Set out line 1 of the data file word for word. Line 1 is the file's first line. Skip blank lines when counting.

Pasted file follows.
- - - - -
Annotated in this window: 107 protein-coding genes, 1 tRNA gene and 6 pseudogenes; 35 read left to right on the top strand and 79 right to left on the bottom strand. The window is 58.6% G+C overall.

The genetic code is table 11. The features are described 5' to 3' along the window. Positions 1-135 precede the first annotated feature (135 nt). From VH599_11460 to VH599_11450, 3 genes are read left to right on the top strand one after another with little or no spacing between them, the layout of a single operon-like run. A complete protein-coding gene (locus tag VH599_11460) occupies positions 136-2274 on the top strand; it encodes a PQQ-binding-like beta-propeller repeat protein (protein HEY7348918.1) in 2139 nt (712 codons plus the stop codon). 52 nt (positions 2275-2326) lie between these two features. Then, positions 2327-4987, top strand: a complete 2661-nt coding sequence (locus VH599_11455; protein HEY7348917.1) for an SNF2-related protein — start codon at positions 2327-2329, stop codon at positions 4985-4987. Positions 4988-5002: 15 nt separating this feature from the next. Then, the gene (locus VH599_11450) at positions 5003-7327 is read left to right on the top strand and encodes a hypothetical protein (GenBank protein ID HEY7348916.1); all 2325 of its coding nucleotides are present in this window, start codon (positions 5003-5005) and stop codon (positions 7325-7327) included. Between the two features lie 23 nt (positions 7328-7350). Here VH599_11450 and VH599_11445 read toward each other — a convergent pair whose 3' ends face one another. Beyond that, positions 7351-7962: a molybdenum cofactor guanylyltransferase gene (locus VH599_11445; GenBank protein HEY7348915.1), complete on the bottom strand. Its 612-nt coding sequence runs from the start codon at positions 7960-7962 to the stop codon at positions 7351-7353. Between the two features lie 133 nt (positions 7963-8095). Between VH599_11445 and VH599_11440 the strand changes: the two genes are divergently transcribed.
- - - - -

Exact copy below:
Annotated in this window: 107 protein-coding genes, 1 tRNA gene and 6 pseudogenes; 35 read left to right on the top strand and 79 right to left on the bottom strand. The window is 58.6% G+C overall.